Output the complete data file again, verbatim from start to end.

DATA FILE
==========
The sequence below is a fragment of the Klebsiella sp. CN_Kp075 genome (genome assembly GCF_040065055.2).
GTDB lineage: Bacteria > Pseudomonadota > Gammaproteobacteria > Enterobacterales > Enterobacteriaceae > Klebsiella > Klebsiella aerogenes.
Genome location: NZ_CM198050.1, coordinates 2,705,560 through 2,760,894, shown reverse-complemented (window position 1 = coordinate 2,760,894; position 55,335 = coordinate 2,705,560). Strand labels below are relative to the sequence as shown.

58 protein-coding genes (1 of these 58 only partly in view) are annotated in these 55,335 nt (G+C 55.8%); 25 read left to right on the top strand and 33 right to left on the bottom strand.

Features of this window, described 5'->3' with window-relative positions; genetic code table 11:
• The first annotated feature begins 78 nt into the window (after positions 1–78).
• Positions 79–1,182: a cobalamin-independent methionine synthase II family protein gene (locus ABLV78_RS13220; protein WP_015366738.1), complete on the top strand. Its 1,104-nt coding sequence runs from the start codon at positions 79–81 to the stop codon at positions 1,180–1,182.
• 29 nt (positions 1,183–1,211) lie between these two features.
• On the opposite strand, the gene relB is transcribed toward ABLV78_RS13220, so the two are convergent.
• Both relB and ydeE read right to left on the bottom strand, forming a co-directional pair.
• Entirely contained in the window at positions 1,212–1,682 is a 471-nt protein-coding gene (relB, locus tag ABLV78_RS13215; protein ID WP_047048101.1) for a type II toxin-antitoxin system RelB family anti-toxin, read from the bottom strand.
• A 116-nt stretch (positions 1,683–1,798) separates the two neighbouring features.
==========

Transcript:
The sequence below is a fragment of the Klebsiella sp. CN_Kp075 genome (genome assembly GCF_040065055.2).
GTDB lineage: Bacteria > Pseudomonadota > Gammaproteobacteria > Enterobacterales > Enterobacteriaceae > Klebsiella > Klebsiella aerogenes.
Genome location: NZ_CM198050.1, coordinates 2,705,560 through 2,760,894, shown reverse-complemented (window position 1 = coordinate 2,760,894; position 55,335 = coordinate 2,705,560). Strand labels below are relative to the sequence as shown.

58 protein-coding genes (1 of these 58 only partly in view) are annotated in these 55,335 nt (G+C 55.8%); 25 read left to right on the top strand and 33 right to left on the bottom strand.

Features of this window, described 5'->3' with window-relative positions; genetic code table 11:
• The first annotated feature begins 78 nt into the window (after positions 1–78).
• Positions 79–1,182: a cobalamin-independent methionine synthase II family protein gene (locus ABLV78_RS13220; protein WP_015366738.1), complete on the top strand. Its 1,104-nt coding sequence runs from the start codon at positions 79–81 to the stop codon at positions 1,180–1,182.
• 29 nt (positions 1,183–1,211) lie between these two features.
• On the opposite strand, the gene relB is transcribed toward ABLV78_RS13220, so the two are convergent.
• Both relB and ydeE read right to left on the bottom strand, forming a co-directional pair.
• Entirely contained in the window at positions 1,212–1,682 is a 471-nt protein-coding gene (relB, locus tag ABLV78_RS13215; protein ID WP_047048101.1) for a type II toxin-antitoxin system RelB family anti-toxin, read from the bottom strand.
• A 116-nt stretch (positions 1,683–1,798) separates the two neighbouring features.